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The rarity of the negative split in marathons, and the art of blowing up

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We all know you should aim to run the second half of your marathon faster than the first. Most of us fail to accomplish this.

Sandra Mu

One of the most common tips virgin marathoners hear is that they should try to run negative splits. That is, you should run the second half of the marathon, miles 14-26, faster than you ran miles 1-13. This has a few different levels. It means you shouldn't go out in a pace you can't maintain, and it means you should have enough left in your tank to run strong in those painful late miles. Patience to go out sanely, endurance to push through the end.

In theory, it sounds wonderful. In practice, it appears to be really, really damn tough. In my three marathons -- each of which I was undertrained for, I admit -- it was impossible. I'm a Blow Up Right Around Mile 20 All-Star; I've never had a positive split less than 10 minutes in my fulls. And I'm not alone. I pulled the results data for the 2012 California International Marathon run a few weeks back. (This was the race in which "swum" was more accurate than "run.") Of the 3,330 male finishers whose splits were properly recorded and displayed in the final results, 2,928 ran positive splits. That's 89 percent of the male finishers who ran slower in the second half than in the first.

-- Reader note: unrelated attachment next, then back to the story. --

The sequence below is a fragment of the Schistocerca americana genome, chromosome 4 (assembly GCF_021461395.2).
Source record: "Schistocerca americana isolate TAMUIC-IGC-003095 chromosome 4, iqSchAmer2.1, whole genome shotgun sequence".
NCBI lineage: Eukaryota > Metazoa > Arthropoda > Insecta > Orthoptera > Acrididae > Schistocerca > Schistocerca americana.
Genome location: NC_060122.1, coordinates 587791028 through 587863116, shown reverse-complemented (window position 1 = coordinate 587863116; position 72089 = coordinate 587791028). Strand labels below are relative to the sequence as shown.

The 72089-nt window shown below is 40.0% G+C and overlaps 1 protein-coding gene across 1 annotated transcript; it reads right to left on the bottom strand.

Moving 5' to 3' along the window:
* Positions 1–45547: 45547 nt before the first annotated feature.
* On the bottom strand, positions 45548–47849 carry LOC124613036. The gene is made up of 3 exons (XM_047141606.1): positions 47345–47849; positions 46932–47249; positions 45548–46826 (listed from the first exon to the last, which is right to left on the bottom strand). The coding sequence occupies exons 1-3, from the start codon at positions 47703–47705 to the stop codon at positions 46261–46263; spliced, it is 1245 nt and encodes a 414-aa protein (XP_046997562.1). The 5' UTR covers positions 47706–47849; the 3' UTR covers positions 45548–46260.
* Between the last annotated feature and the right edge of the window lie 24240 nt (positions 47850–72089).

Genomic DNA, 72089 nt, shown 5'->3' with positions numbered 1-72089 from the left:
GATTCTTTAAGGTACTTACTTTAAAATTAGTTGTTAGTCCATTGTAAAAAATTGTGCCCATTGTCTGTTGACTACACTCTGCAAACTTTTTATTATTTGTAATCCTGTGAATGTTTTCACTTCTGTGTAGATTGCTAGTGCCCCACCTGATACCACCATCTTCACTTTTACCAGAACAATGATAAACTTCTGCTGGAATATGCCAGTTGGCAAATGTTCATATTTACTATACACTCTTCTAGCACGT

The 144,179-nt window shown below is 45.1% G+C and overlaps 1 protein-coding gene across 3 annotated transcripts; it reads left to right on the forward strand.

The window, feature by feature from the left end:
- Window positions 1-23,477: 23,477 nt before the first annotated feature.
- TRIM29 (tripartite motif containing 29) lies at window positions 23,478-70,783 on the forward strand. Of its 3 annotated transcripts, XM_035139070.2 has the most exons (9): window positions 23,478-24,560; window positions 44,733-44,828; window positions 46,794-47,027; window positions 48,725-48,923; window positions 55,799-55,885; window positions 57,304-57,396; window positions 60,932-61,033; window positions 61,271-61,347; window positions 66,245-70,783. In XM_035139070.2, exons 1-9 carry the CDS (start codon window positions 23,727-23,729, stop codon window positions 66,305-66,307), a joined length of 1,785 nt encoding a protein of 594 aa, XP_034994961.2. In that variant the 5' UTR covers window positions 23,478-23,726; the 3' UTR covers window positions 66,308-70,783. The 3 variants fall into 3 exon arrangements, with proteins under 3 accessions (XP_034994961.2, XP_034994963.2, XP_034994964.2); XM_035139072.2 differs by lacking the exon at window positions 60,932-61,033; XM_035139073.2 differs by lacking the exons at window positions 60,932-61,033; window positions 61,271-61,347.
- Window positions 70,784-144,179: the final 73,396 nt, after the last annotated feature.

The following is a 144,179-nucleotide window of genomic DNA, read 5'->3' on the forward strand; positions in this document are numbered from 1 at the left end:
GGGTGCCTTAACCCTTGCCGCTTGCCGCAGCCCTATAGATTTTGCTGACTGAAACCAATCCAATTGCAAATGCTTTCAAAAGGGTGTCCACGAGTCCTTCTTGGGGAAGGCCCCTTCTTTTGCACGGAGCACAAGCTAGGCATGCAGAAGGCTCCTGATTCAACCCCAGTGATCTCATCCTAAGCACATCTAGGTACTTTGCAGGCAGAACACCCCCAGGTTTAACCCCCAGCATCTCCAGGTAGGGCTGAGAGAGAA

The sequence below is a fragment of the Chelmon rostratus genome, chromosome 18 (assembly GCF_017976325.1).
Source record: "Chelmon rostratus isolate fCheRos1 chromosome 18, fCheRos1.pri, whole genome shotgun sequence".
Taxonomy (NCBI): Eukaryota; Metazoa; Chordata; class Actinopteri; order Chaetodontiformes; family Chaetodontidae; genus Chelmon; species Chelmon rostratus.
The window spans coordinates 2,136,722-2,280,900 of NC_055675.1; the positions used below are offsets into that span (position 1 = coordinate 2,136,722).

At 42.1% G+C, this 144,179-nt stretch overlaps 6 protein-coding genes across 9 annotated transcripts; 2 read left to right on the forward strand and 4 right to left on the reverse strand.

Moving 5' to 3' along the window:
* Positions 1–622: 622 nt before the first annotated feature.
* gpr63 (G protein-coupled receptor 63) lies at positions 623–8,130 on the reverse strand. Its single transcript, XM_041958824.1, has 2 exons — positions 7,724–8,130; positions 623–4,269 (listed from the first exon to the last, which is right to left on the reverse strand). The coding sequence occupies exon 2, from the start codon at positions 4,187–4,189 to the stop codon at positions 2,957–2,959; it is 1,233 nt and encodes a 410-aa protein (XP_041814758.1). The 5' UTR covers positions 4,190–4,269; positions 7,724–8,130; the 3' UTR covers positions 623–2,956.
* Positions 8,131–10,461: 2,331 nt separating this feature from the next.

So much for the negative split.

Of course, it makes sense that most runners would run slower in the second half despite all advice to the contrary. Injuries happen. Lots of people finish through injuries, but obviously are forced to slow down. The Wall is real, and so few runners train beyond 20 or 22 miles in a marathon run-up that suffering from late-race exhaustion seems widespread. There's also the possibility that despite all of the advice to go out slow and sane we don't follow through. That was my problem at San Francisco last July. I was crazy undertrained, went out loving life and attacking the hills during the beautiful half of the course and fell completely apart.

It appears this happens to a lot of us. For what it's worth, the average positive split among male finishers at CIM was 16:19. That's a big split. The average negative split was 3:18. Barring inaccurate splits -- always a possibility -- there were five negative splits of more than 20 minutes. Four of those five dudes were master's runners. Two were older than 60. Of course. Wise men.